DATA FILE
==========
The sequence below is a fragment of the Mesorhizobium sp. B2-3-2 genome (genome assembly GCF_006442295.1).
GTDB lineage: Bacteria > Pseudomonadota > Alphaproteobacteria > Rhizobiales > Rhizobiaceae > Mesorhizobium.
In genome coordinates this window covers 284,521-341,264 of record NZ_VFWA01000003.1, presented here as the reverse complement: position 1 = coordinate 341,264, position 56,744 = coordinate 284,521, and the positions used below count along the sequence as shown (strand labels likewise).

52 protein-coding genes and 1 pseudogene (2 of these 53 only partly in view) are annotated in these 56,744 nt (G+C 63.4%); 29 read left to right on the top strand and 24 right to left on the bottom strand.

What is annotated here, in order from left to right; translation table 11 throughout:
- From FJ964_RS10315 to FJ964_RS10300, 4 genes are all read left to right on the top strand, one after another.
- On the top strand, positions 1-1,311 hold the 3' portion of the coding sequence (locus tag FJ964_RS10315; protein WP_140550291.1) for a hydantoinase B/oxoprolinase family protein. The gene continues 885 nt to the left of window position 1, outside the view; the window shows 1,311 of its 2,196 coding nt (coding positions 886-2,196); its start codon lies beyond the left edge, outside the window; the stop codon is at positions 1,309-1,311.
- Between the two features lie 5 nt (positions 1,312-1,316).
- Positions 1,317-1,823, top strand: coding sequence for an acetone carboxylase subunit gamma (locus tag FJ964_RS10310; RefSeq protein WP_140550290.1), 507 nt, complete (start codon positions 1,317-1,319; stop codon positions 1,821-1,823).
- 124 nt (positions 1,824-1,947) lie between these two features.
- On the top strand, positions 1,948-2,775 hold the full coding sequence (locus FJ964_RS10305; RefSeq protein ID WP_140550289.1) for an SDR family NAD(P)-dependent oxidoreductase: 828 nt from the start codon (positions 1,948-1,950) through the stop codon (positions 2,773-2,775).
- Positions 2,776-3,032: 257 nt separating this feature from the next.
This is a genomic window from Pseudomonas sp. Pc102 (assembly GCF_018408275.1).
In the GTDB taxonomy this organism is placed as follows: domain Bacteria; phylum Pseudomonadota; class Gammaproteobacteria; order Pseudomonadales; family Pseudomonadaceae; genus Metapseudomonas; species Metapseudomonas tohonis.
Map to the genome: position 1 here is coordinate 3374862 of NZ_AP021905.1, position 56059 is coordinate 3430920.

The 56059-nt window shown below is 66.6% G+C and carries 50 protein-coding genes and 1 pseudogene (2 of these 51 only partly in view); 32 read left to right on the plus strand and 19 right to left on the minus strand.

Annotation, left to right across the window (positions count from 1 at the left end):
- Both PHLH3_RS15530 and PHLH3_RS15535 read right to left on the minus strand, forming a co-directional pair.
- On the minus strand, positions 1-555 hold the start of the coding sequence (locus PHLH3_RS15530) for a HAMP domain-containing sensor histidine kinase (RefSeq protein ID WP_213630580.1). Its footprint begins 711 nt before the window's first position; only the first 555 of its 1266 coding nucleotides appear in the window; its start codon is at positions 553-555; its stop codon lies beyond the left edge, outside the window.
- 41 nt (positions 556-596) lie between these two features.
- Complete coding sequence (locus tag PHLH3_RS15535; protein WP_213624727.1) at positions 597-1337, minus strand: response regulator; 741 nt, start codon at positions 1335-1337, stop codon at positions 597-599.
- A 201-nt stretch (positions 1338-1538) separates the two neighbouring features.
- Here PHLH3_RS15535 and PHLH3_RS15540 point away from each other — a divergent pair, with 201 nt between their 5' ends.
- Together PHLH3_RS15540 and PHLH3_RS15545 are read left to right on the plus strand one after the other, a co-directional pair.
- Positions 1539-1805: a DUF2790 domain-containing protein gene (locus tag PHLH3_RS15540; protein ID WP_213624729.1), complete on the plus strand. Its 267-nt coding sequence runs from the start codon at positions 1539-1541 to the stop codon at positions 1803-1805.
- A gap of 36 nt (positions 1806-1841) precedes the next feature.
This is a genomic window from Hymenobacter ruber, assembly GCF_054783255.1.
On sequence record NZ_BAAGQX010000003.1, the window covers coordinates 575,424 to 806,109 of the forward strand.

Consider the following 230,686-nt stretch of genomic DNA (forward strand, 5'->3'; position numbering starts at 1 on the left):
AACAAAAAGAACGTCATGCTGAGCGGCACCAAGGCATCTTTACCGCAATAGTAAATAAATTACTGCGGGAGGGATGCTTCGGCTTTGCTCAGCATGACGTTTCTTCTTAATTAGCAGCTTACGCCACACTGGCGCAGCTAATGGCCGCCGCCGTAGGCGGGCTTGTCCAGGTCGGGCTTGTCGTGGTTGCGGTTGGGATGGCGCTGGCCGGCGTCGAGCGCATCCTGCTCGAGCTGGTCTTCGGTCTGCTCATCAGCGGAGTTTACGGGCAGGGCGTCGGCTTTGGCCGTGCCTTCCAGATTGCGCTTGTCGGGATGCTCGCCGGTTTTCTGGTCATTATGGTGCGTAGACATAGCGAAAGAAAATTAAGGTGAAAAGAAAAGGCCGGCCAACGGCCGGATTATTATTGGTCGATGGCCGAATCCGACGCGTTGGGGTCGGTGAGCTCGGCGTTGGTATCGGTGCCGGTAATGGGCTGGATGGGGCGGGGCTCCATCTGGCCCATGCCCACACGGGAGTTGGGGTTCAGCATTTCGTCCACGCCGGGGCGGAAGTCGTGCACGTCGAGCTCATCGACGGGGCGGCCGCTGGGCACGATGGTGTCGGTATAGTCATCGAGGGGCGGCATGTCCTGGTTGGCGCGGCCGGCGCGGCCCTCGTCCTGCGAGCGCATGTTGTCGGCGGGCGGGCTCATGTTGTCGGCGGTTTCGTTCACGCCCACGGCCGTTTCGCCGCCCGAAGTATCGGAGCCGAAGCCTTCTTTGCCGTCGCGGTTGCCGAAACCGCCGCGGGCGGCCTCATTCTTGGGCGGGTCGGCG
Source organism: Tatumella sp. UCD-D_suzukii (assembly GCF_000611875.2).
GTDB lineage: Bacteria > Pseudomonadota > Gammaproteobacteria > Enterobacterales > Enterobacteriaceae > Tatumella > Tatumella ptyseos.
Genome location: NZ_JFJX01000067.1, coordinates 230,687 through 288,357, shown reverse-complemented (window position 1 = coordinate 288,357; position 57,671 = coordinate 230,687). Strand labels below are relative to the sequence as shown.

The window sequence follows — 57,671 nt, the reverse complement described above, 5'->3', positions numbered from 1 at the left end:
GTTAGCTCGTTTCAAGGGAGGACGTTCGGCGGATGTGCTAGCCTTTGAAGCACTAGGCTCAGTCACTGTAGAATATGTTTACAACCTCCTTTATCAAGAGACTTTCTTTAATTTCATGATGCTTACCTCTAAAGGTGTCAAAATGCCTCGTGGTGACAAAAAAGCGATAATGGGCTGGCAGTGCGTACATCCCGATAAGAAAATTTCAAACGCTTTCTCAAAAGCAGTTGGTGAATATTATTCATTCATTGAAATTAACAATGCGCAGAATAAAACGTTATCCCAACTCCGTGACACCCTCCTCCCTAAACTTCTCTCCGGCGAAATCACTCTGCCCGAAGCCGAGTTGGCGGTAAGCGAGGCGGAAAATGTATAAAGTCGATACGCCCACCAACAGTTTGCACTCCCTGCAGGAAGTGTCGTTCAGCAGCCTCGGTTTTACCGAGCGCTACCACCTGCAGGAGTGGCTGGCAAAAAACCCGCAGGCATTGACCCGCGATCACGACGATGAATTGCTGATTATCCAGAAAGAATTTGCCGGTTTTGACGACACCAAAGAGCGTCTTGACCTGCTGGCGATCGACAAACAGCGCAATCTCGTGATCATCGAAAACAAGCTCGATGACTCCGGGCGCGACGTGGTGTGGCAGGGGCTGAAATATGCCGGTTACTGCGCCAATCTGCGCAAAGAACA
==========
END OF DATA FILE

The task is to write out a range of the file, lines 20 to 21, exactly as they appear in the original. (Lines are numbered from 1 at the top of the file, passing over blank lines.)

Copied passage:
- 41 nt (positions 556-596) lie between these two features.
- Complete coding sequence (locus tag PHLH3_RS15535; protein WP_213624727.1) at positions 597-1337, minus strand: response regulator; 741 nt, start codon at positions 1335-1337, stop codon at positions 597-599.